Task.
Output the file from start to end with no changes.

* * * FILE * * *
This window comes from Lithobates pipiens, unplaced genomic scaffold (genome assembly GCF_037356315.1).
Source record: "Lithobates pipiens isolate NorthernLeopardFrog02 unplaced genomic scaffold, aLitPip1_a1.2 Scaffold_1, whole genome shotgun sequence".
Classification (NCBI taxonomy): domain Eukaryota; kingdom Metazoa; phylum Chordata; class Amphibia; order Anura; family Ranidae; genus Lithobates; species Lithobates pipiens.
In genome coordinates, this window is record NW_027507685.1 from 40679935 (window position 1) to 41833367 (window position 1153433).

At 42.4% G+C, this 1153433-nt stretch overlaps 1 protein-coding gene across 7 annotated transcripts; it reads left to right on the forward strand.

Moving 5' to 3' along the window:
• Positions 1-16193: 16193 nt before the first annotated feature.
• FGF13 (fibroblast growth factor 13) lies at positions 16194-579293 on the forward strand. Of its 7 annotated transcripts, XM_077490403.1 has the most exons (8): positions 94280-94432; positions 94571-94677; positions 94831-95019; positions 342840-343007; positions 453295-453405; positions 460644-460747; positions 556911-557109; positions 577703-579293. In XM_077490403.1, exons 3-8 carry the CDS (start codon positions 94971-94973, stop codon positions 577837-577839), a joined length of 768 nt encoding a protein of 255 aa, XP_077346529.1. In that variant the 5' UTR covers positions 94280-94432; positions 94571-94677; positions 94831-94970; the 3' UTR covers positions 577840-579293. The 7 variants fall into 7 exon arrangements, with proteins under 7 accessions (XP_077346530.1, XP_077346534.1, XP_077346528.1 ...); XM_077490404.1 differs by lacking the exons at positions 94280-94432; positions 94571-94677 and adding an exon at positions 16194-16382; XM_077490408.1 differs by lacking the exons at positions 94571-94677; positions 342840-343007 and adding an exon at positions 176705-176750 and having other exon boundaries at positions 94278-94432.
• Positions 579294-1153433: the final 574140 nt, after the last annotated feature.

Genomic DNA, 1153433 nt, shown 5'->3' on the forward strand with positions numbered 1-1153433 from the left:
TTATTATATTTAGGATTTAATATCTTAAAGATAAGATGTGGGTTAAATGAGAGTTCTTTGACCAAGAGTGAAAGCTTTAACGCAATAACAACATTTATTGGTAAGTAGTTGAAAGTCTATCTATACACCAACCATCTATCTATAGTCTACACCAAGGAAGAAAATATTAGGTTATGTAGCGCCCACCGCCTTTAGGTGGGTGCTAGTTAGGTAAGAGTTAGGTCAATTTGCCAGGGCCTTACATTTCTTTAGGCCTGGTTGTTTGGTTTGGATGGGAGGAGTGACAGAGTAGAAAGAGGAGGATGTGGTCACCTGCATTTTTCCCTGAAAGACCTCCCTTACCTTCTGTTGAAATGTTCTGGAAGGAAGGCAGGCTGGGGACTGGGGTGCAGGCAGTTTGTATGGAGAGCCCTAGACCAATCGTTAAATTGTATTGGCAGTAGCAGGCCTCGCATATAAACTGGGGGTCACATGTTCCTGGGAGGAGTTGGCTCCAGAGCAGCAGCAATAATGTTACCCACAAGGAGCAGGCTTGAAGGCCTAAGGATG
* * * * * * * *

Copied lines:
This window comes from Lithobates pipiens, unplaced genomic scaffold (genome assembly GCF_037356315.1).
Source record: "Lithobates pipiens isolate NorthernLeopardFrog02 unplaced genomic scaffold, aLitPip1_a1.2 Scaffold_1, whole genome shotgun sequence".
Classification (NCBI taxonomy): domain Eukaryota; kingdom Metazoa; phylum Chordata; class Amphibia; order Anura; family Ranidae; genus Lithobates; species Lithobates pipiens.
In genome coordinates, this window is record NW_027507685.1 from 40679935 (window position 1) to 41833367 (window position 1153433).

At 42.4% G+C, this 1153433-nt stretch overlaps 1 protein-coding gene across 7 annotated transcripts; it reads left to right on the forward strand.

Moving 5' to 3' along the window:
• Positions 1-16193: 16193 nt before the first annotated feature.
• FGF13 (fibroblast growth factor 13) lies at positions 16194-579293 on the forward strand. Of its 7 annotated transcripts, XM_077490403.1 has the most exons (8): positions 94280-94432; positions 94571-94677; positions 94831-95019; positions 342840-343007; positions 453295-453405; positions 460644-460747; positions 556911-557109; positions 577703-579293. In XM_077490403.1, exons 3-8 carry the CDS (start codon positions 94971-94973, stop codon positions 577837-577839), a joined length of 768 nt encoding a protein of 255 aa, XP_077346529.1. In that variant the 5' UTR covers positions 94280-94432; positions 94571-94677; positions 94831-94970; the 3' UTR covers positions 577840-579293. The 7 variants fall into 7 exon arrangements, with proteins under 7 accessions (XP_077346530.1, XP_077346534.1, XP_077346528.1 ...); XM_077490404.1 differs by lacking the exons at positions 94280-94432; positions 94571-94677 and adding an exon at positions 16194-16382; XM_077490408.1 differs by lacking the exons at positions 94571-94677; positions 342840-343007 and adding an exon at positions 176705-176750 and having other exon boundaries at positions 94278-94432.
• Positions 579294-1153433: the final 574140 nt, after the last annotated feature.

Genomic DNA, 1153433 nt, shown 5'->3' on the forward strand with positions numbered 1-1153433 from the left:
TTATTATATTTAGGATTTAATATCTTAAAGATAAGATGTGGGTTAAATGAGAGTTCTTTGACCAAGAGTGAAAGCTTTAACGCAATAACAACATTTATTGGTAAGTAGTTGAAAGTCTATCTATACACCAACCATCTATCTATAGTCTACACCAAGGAAGAAAATATTAGGTTATGTAGCGCCCACCGCCTTTAGGTGGGTGCTAGTTAGGTAAGAGTTAGGTCAATTTGCCAGGGCCTTACATTTCTTTAGGCCTGGTTGTTTGGTTTGGATGGGAGGAGTGACAGAGTAGAAAGAGGAGGATGTGGTCACCTGCATTTTTCCCTGAAAGACCTCCCTTACCTTCTGTTGAAATGTTCTGGAAGGAAGGCAGGCTGGGGACTGGGGTGCAGGCAGTTTGTATGGAGAGCCCTAGACCAATCGTTAAATTGTATTGGCAGTAGCAGGCCTCGCATATAAACTGGGGGTCACATGTTCCTGGGAGGAGTTGGCTCCAGAGCAGCAGCAATAATGTTACCCACAAGGAGCAGGCTTGAAGGCCTAAGGATG